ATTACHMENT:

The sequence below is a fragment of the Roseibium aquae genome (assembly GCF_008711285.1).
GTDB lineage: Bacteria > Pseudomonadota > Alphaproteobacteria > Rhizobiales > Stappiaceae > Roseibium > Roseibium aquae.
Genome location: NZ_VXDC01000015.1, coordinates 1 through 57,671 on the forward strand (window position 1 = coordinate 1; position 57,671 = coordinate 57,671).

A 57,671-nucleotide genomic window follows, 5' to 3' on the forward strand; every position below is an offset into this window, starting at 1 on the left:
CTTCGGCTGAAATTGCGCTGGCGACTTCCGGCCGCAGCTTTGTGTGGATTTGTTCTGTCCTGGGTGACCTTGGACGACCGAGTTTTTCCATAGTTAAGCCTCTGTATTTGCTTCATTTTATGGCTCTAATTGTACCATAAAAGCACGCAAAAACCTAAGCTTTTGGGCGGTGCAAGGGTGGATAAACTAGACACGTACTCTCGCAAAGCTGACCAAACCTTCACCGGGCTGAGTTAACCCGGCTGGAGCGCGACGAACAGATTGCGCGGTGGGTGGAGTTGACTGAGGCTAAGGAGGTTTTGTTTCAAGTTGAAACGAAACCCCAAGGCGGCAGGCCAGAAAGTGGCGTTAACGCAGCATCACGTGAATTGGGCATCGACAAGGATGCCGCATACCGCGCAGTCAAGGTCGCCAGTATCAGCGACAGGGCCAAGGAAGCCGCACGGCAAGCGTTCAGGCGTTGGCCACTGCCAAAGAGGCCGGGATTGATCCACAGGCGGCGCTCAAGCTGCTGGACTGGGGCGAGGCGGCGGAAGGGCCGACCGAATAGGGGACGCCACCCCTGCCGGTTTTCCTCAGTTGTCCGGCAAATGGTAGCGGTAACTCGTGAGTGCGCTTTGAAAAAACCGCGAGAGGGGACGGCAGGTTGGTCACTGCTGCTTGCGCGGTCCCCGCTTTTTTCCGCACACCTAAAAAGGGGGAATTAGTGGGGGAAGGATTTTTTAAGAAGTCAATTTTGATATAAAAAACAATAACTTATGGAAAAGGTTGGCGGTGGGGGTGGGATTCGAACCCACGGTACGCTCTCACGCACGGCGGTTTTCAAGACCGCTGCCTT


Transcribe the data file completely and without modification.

The sequence below is a fragment of the Roseibium aquae genome (assembly GCF_008711285.1).
GTDB lineage: Bacteria > Pseudomonadota > Alphaproteobacteria > Rhizobiales > Stappiaceae > Roseibium > Roseibium aquae.
Genome location: NZ_VXDC01000015.1, coordinates 1 through 57,671 on the forward strand (window position 1 = coordinate 1; position 57,671 = coordinate 57,671).

A 57,671-nucleotide genomic window follows, 5' to 3' on the forward strand; every position below is an offset into this window, starting at 1 on the left:
CTTCGGCTGAAATTGCGCTGGCGACTTCCGGCCGCAGCTTTGTGTGGATTTGTTCTGTCCTGGGTGACCTTGGACGACCGAGTTTTTCCATAGTTAAGCCTCTGTATTTGCTTCATTTTATGGCTCTAATTGTACCATAAAAGCACGCAAAAACCTAAGCTTTTGGGCGGTGCAAGGGTGGATAAACTAGACACGTACTCTCGCAAAGCTGACCAAACCTTCACCGGGCTGAGTTAACCCGGCTGGAGCGCGACGAACAGATTGCGCGGTGGGTGGAGTTGACTGAGGCTAAGGAGGTTTTGTTTCAAGTTGAAACGAAACCCCAAGGCGGCAGGCCAGAAAGTGGCGTTAACGCAGCATCACGTGAATTGGGCATCGACAAGGATGCCGCATACCGCGCAGTCAAGGTCGCCAGTATCAGCGACAGGGCCAAGGAAGCCGCACGGCAAGCGTTCAGGCGTTGGCCACTGCCAAAGAGGCCGGGATTGATCCACAGGCGGCGCTCAAGCTGCTGGACTGGGGCGAGGCGGCGGAAGGGCCGACCGAATAGGGGACGCCACCCCTGCCGGTTTTCCTCAGTTGTCCGGCAAATGGTAGCGGTAACTCGTGAGTGCGCTTTGAAAAAACCGCGAGAGGGGACGGCAGGTTGGTCACTGCTGCTTGCGCGGTCCCCGCTTTTTTCCGCACACCTAAAAAGGGGGAATTAGTGGGGGAAGGATTTTTTAAGAAGTCAATTTTGATATAAAAAACAATAACTTATGGAAAAGGTTGGCGGTGGGGGTGGGATTCGAACCCACGGTACGCTCTCACGCACGGCGGTTTTCAAGACCGCTGCCTT